[k681] Put simply: in some cases, eliminating gluten is just a proxy for cooking at home and cutting down on junk food. No one wants to cut down on foods they like. But when weight loss in itself is insufficient motivation, thinking that your favorite foods cause autism, foggy brain, and Alzheimer’s can provide the boost you need to make good on your diet.

[k693] With fears of gluten constantly reinforced in mainstream and social media, we should expect a significant nocebo reaction to gluten. Researchers do: in a 2013 review of the field, four experts on gluten wrote that although physiological non-celiac gluten sensitivity probably exists, at a prevalence of . to 6 percent of the general population, “in many circumstances non-celiac gluten sensitivity is an imaginary ailment that is caused by the nocebo effect of gluten ingestion.”They also emphasized the likelihood that elimination diets would produce a placebo effect. Research suggests that placebo effects increase when the treatment is branded, expensive, and highly ritualized. Gluten-free diets–and most elimination diets–usually fit all of those criteria.

[k782] There are easily ten times more yearly deaths from eating disorders in the United States than from all food allergies combined.

[k792] “By the time they come to me, they’ve eliminated everything,” Tyson says. “Lactose, carbs, gluten, my gosh, all kinds of things. And since they’re afraid of losing control, if they even try to eat one of those foods it’s scary, it’s failure.”

[k927] The closest we have come to a truly unanimous consensus on fat is that if you eat an excessive amount of calories, you will gain weight, and fat has lots of calories in it.

[k929] The AHA, for instance, does not mention a 2012 study published in the American Journal of Clinical Nutrition that suggests saturated fat from dairy may reduce risk of cardiovascular disease, while saturated fat from red meat seems to increase it. Nor does it mention a 2013 study published in the Annals of Internal Medicine, which called into question the wisdom of reducing saturated fat. “Current evidence,” wrote the study’s authors, “does not clearly support cardiovascular guidelines that encourage high consumption of polyunsaturated fatty acids and low consumption of total saturated fats.” Evidently the American Heart Association thinks sound science involves ignoring legitimate controversy over its chosen dietary guidelines.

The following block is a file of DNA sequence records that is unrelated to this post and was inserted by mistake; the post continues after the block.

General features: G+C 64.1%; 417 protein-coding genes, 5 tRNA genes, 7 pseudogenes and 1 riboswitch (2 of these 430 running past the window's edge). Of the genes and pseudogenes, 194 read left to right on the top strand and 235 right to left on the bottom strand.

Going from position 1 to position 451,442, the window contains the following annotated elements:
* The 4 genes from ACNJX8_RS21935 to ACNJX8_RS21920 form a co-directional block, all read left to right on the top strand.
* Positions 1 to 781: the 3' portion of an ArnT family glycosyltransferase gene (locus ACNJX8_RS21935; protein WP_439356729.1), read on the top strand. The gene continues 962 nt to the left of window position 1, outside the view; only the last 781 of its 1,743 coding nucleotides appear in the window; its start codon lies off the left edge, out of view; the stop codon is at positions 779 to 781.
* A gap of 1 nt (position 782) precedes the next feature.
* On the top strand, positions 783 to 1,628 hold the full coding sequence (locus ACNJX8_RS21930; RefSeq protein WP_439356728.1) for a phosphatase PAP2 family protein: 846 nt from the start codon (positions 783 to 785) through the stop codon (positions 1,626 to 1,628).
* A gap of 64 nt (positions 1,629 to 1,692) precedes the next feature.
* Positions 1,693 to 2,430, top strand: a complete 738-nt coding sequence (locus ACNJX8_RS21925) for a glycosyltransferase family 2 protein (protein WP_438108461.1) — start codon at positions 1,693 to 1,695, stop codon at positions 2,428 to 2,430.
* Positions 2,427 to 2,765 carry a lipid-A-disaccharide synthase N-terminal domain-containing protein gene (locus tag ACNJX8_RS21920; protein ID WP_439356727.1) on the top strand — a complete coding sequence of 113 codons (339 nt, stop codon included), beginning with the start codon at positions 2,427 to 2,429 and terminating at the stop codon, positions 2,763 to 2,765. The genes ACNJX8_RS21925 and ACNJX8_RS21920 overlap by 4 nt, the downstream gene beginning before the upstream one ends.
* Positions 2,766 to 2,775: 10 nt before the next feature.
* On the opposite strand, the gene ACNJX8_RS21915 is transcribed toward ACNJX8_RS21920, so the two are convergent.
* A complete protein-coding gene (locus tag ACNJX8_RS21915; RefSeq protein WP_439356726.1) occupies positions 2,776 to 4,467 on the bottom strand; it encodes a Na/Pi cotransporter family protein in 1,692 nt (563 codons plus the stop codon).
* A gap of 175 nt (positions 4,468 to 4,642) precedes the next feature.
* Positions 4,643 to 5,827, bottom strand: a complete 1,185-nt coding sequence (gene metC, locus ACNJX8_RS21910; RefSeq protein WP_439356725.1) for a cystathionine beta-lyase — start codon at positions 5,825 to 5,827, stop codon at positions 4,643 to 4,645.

[k1079] The myth of you are what you eat continued to influence nutrition science long after Galen. During the early Renaissance, doctors claimed that red grapes were “good for the blood.”

[k1084] The physician Erastus, for instance, argued in 1580 that cold temperatures facilitated the formation of human fat.

[k1087] Scarily, we haven’t come too far since Erastus. The metaphor of “melting” body fat is still common in the rhetoric of diet and exercise programs.

[k1232] Without questioning the relevance of diet to weight gain, Allison and others are calling for obesity researchers to abandon an exclusive you are what you eat model of what makes us fat. They cite a number of understudied possible contributors, all of which are supported by empirical evidence and prior plausibility. Among these are increased sleep debt, reduction in variability of ambient temperature (air conditioners and heaters), decreased smoking, mood stabilizers, chronic stress, higher average maternal age, and obesogens–chemical compounds commonly used in the manufacture of food containers that may be disrupting lipid metabolism.

[k1449] Just like MSG sensitivity–which also started with a letter–the myth of sugar hyperactivity still commands popular belief, despite having been thoroughly debunked.

[k1452] Once a dietary myth has been introduced, it’s very, very hard to eradicate.

[k2327] For one month, try eating in the fourth dimension. There are only two rules: 1. Whenever you eat, your time must be undivided.

[k2332] 2. Make sure that four dinners a week take at least thirty minutes to prepare and twenty minutes to eat.